Displaying items by tag: Asia
A fire at a Christian wedding celebration in Iraq's Nineveh province, near \Mosul, has resulted in over 100 deaths and at least 150 injuries. The blaze reportedly started after fireworks were lit during the celebration. Witnesses reported that the bride and groom survived, contrary to initial reports. The fire broke out in a large events hall, with up to 900 people in attendance. The building, made of highly flammable construction materials, quickly collapsed. Preliminary findings suggest that the hall's exterior was decorated with illegal, highly flammable cladding. Ambulances and medical crews were dispatched to the site, and efforts are being made to provide relief to those affected. The number of Christians in Iraq has significantly decreased in recent years, with the current estimate at 150,000 compared to 1.5 million in 2003.
Azerbaijan has arrested former Nagorno-Karabakh leader Ruben Vardanyan as he attempted to flee into Armenia amidst a mass exodus of ethnic Armenians. Azerbaijan recently regained control of Karabakh in a rapid offensive, causing widespread displacement and a humanitarian crisis. The region, internationally recognised as part of Azerbaijan, has a predominantly ethnic Armenian population. Azerbaijan claims it wants peaceful reintegration and guarantees of civic rights, but faces accusations of ethnic cleansing as thousands of Armenians have fled in fear. The EU and Germany have expressed concern and called for international observers, and the UN has called for an investigation into alleged violations of the right to life. Vardanyan's arrest comes as Azerbaijan seeks to prosecute separatist leaders. The situation highlights Russia's diminished role as a security guarantor in the Caucasus region, with competing influences from Turkey, Iran, and the United States. As a result of the crisis, the current leader has said that the enclave will officially cease to exist with effect from 1 January 2024: see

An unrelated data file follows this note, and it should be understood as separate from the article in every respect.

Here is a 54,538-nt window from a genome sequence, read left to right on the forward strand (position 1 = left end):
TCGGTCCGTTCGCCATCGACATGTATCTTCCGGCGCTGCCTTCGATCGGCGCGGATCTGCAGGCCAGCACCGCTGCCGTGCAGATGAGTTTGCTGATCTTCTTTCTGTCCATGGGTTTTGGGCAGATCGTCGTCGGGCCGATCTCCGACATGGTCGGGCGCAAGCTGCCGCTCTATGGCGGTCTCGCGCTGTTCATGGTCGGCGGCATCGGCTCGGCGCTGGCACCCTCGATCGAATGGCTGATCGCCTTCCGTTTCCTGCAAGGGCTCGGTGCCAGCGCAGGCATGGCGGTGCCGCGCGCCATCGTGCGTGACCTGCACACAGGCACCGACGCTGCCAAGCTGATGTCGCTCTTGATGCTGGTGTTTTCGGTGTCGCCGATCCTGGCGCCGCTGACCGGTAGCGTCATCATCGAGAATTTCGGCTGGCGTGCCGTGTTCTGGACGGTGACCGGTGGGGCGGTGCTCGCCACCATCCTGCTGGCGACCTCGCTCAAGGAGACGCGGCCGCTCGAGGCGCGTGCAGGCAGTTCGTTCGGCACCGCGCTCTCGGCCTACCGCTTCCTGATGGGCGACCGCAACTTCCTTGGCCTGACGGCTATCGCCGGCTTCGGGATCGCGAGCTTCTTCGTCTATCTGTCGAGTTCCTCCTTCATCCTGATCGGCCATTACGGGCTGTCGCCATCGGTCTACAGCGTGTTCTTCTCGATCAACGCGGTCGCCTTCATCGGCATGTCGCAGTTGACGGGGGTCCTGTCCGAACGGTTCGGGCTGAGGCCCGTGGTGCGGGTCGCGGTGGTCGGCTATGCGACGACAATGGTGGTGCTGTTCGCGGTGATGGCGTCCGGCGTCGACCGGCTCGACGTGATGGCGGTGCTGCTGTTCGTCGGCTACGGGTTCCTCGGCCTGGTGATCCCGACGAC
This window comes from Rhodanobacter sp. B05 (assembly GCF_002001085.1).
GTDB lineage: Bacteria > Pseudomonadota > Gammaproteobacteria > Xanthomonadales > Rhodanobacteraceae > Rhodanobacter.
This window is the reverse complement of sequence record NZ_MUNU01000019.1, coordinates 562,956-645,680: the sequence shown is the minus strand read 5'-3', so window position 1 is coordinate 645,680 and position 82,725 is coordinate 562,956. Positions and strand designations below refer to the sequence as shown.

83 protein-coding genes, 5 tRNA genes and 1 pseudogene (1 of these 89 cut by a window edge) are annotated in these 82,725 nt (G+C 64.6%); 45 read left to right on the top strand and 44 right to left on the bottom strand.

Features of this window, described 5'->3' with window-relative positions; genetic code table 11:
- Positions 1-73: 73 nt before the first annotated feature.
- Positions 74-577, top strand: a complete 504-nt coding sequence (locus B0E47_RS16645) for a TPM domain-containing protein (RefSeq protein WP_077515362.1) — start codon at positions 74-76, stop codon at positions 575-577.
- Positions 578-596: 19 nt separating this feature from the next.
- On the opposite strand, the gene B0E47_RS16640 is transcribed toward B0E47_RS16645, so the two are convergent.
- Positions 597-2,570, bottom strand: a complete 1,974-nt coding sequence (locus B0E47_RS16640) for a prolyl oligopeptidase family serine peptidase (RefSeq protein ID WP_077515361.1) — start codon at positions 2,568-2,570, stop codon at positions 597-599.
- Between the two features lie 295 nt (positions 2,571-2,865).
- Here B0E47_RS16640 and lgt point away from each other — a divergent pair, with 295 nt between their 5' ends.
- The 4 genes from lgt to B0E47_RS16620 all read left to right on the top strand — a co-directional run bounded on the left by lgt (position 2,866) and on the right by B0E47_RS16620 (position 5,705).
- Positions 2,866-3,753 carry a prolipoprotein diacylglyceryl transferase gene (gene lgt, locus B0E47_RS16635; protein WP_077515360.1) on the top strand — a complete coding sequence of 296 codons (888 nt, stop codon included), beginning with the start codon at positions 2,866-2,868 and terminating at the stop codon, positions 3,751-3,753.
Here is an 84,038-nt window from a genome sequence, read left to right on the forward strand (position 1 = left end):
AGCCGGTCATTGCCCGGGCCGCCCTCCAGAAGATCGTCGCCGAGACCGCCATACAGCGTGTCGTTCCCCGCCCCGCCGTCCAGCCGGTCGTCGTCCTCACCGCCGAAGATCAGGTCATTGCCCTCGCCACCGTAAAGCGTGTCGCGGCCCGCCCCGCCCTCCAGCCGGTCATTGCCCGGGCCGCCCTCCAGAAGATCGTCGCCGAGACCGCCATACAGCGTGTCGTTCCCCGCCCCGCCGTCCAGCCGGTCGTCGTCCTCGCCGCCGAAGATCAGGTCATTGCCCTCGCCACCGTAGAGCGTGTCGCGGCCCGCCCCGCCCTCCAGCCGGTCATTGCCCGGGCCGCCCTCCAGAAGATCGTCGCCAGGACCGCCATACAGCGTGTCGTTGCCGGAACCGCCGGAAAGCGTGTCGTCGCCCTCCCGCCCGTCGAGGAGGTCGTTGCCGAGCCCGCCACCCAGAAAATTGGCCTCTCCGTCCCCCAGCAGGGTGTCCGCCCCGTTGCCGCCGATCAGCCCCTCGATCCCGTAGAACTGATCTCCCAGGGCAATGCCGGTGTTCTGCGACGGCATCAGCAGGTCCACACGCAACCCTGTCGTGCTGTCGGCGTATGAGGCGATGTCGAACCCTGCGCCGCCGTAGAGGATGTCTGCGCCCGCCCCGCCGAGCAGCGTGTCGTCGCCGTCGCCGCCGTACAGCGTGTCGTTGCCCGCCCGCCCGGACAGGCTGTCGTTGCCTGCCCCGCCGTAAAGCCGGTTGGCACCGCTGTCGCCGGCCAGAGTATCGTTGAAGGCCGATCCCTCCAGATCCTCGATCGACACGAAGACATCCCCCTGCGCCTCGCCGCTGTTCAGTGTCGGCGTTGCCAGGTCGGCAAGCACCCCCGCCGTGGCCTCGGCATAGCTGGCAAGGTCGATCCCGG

After twelve days of closure, the border crossing from the Gaza Strip into Israel was reopened at dawn on 28 September, causing thousands of Gazans to sleep overnight as they awaited the chance to resume the work for which they are authorised. It was the news which Amjad Hassan, a builder who is the sole breadwinner for 13 relatives had been praying for. ‘We work on a daily wage; if we don't work, we don't feed our families’, he explained. The border closure followed renewed demonstrations as young Palestinians have confronted Israeli soldiers, with the approval or even encouragement of Hamas, which controls the enclave. Protesters have burnt tyres, thrown stones and explosive devices, and released incendiary balloons and kites into southern Israel, There is a perception that Hamas is trying to distract attention from its own economic woes and also to gain leverage in indirect talks with Israel, being led by Egypt, Qatar, and the UN.